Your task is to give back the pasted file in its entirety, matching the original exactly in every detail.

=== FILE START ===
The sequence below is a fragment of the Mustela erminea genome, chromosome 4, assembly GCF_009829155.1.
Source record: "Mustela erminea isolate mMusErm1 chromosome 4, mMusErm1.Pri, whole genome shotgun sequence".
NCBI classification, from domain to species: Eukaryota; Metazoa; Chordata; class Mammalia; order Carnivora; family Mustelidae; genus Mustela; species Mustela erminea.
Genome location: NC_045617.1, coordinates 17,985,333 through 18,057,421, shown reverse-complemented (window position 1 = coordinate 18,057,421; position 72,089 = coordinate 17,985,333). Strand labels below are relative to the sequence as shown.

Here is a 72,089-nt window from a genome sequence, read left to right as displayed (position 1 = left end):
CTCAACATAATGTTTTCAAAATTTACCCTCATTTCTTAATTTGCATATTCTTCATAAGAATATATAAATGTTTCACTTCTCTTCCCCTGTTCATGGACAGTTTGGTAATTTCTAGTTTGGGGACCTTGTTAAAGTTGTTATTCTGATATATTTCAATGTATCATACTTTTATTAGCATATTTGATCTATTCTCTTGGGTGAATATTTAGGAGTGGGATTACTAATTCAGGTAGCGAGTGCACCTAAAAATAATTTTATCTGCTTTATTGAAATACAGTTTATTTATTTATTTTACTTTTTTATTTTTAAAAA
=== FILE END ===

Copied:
The sequence below is a fragment of the Mustela erminea genome, chromosome 4, assembly GCF_009829155.1.
Source record: "Mustela erminea isolate mMusErm1 chromosome 4, mMusErm1.Pri, whole genome shotgun sequence".
NCBI classification, from domain to species: Eukaryota; Metazoa; Chordata; class Mammalia; order Carnivora; family Mustelidae; genus Mustela; species Mustela erminea.
Genome location: NC_045617.1, coordinates 17,985,333 through 18,057,421, shown reverse-complemented (window position 1 = coordinate 18,057,421; position 72,089 = coordinate 17,985,333). Strand labels below are relative to the sequence as shown.

Here is a 72,089-nt window from a genome sequence, read left to right as displayed (position 1 = left end):
CTCAACATAATGTTTTCAAAATTTACCCTCATTTCTTAATTTGCATATTCTTCATAAGAATATATAAATGTTTCACTTCTCTTCCCCTGTTCATGGACAGTTTGGTAATTTCTAGTTTGGGGACCTTGTTAAAGTTGTTATTCTGATATATTTCAATGTATCATACTTTTATTAGCATATTTGATCTATTCTCTTGGGTGAATATTTAGGAGTGGGATTACTAATTCAGGTAGCGAGTGCACCTAAAAATAATTTTATCTGCTTTATTGAAATACAGTTTATTTATTTATTTTACTTTTTTATTTTTAAAAA